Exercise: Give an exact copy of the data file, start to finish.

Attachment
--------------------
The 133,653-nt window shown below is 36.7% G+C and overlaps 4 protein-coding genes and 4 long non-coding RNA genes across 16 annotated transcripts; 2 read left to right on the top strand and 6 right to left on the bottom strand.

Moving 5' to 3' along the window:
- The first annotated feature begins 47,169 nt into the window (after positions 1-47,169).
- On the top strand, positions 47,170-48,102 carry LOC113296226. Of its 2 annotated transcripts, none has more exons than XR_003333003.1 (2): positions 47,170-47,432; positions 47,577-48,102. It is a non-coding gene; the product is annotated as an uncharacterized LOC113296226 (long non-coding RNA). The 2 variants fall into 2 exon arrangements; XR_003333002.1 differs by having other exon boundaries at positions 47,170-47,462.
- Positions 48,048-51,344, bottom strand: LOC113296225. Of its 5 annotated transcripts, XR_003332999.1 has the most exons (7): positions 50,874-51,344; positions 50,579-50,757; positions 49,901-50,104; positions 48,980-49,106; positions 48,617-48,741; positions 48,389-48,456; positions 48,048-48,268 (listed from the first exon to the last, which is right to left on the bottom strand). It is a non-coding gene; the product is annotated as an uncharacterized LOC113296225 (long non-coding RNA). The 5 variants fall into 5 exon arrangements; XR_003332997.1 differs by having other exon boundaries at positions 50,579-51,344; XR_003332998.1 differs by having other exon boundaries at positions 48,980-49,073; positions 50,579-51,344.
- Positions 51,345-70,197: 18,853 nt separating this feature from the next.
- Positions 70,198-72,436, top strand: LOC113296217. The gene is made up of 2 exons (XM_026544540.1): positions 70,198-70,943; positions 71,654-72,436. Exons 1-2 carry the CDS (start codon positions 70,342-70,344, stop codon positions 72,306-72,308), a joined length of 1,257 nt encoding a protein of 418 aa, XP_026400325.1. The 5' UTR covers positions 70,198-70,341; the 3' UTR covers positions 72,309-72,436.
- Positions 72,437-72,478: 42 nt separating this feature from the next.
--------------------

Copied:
The 133,653-nt window shown below is 36.7% G+C and overlaps 4 protein-coding genes and 4 long non-coding RNA genes across 16 annotated transcripts; 2 read left to right on the top strand and 6 right to left on the bottom strand.

Moving 5' to 3' along the window:
- The first annotated feature begins 47,169 nt into the window (after positions 1-47,169).
- On the top strand, positions 47,170-48,102 carry LOC113296226. Of its 2 annotated transcripts, none has more exons than XR_003333003.1 (2): positions 47,170-47,432; positions 47,577-48,102. It is a non-coding gene; the product is annotated as an uncharacterized LOC113296226 (long non-coding RNA). The 2 variants fall into 2 exon arrangements; XR_003333002.1 differs by having other exon boundaries at positions 47,170-47,462.
- Positions 48,048-51,344, bottom strand: LOC113296225. Of its 5 annotated transcripts, XR_003332999.1 has the most exons (7): positions 50,874-51,344; positions 50,579-50,757; positions 49,901-50,104; positions 48,980-49,106; positions 48,617-48,741; positions 48,389-48,456; positions 48,048-48,268 (listed from the first exon to the last, which is right to left on the bottom strand). It is a non-coding gene; the product is annotated as an uncharacterized LOC113296225 (long non-coding RNA). The 5 variants fall into 5 exon arrangements; XR_003332997.1 differs by having other exon boundaries at positions 50,579-51,344; XR_003332998.1 differs by having other exon boundaries at positions 48,980-49,073; positions 50,579-51,344.
- Positions 51,345-70,197: 18,853 nt separating this feature from the next.
- Positions 70,198-72,436, top strand: LOC113296217. The gene is made up of 2 exons (XM_026544540.1): positions 70,198-70,943; positions 71,654-72,436. Exons 1-2 carry the CDS (start codon positions 70,342-70,344, stop codon positions 72,306-72,308), a joined length of 1,257 nt encoding a protein of 418 aa, XP_026400325.1. The 5' UTR covers positions 70,198-70,341; the 3' UTR covers positions 72,309-72,436.
- Positions 72,437-72,478: 42 nt separating this feature from the next.